Second Grade Students at Northside are Global Change Makers
Economics instruction for second grade students? At Northside Elementary School, they learned the concepts of supply and demand, scarcity and sustainability, and during that unit, they became interested in exploring how economic factors impact access to water around our world. Among other crucial facts, they learned that worldwide, a child dies every 90 seconds from lack of clean water.
If it sounds advanced for second graders, think again. This unit became a rich integration of science, social studies and environmental justice. Through stories, virtual reality experiences and Google Earth explorations, students examined water access around the world. When they met Godi Godar of the Democratic Republic of Congo, founder of Go Conscious Earth, students decided they wanted to impact change in the world in a real way. Godar’s nonprofit funds the building of freshwater wells in villages around Lake Tumba in the DRC. By 2016 the group had provided clean water to more than 10,000 people, and the number has grown significantly since then.
After Godar’s initial visit with all of the second grade students at Northside, the children brainstormed ways to support Go Conscious Earth. The outcome of those discussions was a plan to collect coins in every classroom at the school by providing “change jugs,” with accompanying information about the plight of limited water access across so much of the DRC. In addition to their coin drive, the students hosted a second grade market in which they used the school’s library makerspace to create items to sell in various stores they would run. From stress balls to beaded jewelry, the market allowed students to use the economic principles studied to earn additional money towards this initiative. Parents and staff were invited to visit the market and purchase items that were crafted by the students.
On June 5, the jugs were collected, the coins counted, and when Godar returned to visit with the second grade students in the library media center, the contribution to Go Conscious Earth totaled nearly $700. The children seemed delighted to watch the smiling Godar receive the envelope, and several asked questions and made brief speeches about the importance of the fundraising they had spearheaded. This project has started what will be a lasting partnership between the students of Northside and an organization that allows students to give back in substantial and relevant ways.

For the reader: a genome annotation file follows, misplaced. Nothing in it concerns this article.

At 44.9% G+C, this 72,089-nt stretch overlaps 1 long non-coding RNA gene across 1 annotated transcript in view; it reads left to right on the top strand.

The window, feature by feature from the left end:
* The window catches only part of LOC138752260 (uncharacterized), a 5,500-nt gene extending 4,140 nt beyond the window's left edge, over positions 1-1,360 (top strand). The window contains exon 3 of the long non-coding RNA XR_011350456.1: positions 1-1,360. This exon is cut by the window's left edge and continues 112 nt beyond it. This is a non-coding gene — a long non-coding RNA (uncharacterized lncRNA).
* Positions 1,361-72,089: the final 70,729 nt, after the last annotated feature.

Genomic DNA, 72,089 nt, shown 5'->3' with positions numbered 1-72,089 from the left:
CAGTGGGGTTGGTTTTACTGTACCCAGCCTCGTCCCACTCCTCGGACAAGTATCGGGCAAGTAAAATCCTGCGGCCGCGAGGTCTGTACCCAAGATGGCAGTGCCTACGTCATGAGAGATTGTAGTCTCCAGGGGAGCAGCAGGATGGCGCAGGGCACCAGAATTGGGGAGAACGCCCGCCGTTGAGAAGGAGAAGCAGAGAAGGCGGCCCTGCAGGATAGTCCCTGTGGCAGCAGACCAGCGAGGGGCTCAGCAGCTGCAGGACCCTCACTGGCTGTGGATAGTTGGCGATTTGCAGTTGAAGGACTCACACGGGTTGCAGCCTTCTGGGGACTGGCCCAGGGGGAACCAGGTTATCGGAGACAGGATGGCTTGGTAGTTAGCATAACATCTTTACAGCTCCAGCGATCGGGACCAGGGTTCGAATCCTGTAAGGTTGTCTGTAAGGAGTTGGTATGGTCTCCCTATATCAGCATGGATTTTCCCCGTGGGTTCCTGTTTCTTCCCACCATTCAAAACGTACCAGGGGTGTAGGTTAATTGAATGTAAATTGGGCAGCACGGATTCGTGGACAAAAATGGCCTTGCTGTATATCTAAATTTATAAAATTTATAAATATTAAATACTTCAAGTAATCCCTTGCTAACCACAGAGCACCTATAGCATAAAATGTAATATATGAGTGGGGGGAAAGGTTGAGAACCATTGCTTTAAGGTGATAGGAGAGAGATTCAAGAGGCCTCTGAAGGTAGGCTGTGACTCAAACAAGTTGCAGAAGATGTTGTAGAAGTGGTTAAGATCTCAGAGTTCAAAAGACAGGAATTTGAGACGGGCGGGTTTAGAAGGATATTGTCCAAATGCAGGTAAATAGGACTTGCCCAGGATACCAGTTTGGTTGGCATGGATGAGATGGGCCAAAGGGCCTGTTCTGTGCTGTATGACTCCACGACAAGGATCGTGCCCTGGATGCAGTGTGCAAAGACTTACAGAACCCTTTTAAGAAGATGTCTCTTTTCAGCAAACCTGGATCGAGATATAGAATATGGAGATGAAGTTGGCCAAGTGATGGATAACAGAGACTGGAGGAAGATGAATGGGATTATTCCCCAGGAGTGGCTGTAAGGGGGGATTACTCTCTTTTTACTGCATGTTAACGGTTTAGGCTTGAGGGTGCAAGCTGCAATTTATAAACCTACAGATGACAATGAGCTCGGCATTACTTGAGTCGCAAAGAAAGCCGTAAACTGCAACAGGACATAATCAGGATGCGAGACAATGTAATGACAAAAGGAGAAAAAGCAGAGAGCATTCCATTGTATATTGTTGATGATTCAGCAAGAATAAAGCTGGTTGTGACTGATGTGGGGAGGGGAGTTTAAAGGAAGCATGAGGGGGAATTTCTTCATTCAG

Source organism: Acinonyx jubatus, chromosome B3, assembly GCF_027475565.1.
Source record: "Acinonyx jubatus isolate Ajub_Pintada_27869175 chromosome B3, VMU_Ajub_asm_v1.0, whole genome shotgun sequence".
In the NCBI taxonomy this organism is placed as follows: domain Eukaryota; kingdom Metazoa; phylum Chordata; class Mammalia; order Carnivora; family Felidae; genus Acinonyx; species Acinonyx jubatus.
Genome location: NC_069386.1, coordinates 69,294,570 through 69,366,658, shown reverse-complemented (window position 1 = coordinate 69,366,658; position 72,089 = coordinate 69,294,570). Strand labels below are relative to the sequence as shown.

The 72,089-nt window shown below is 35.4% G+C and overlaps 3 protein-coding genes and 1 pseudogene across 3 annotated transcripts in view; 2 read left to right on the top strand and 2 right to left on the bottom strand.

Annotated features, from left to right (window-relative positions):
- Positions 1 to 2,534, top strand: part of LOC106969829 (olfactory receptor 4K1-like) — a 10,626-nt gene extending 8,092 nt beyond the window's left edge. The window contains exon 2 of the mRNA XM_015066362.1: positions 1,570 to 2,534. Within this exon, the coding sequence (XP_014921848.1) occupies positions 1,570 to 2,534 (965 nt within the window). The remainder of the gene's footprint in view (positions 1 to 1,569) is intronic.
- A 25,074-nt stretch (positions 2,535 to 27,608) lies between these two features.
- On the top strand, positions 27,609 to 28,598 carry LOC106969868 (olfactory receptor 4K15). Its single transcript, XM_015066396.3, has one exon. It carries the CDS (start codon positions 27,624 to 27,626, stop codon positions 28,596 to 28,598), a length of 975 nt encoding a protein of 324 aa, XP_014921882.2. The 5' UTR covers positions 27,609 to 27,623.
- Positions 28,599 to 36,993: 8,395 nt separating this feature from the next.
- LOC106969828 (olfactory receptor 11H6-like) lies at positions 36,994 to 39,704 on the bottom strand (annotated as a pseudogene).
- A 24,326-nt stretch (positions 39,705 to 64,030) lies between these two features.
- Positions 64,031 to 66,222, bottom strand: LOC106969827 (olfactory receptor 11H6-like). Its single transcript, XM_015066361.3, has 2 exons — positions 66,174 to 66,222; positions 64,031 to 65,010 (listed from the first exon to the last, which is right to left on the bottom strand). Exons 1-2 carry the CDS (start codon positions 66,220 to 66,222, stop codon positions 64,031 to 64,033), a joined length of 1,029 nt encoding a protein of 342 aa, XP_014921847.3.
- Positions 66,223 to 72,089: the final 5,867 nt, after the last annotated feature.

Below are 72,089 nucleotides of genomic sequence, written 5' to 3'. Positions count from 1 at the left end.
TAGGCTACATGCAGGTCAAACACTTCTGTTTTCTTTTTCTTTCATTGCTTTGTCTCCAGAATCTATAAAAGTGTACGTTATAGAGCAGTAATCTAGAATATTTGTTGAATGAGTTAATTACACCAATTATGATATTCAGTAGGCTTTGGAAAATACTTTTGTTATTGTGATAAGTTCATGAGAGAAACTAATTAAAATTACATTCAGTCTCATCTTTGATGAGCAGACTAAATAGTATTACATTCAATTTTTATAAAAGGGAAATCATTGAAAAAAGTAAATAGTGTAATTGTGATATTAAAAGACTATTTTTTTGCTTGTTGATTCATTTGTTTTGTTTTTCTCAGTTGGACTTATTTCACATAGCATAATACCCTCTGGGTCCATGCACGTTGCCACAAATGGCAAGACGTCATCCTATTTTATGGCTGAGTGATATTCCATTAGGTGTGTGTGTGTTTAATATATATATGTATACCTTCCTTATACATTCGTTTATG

Kathryn Cole, School Library Media Coordinator, helped shape the entire water access curriculum, and she created the publicity to share in the Northside school community, as well as organized Godar’s visits. She produced a Spark Adobe video called “Water Access: How We Can Help,” available for viewing here: https://spark.adobe.com/video/kLT0Y0gwQdpHL
Before Godar said goodbye to the children, he emphasized the degree of lifesaving support their coins would provide. “We will be able to drill a well for one village, and you guys will be the heroes. We will share pictures of you guys. The people in the village will say, ‘These kids in the U.S. have raised these funds, only for you.’”
His final words offered inspiration and encouragement. “Plant a little seed, and it grows bigger and bigger. Don’t dream little tiny dreams - always dream big!”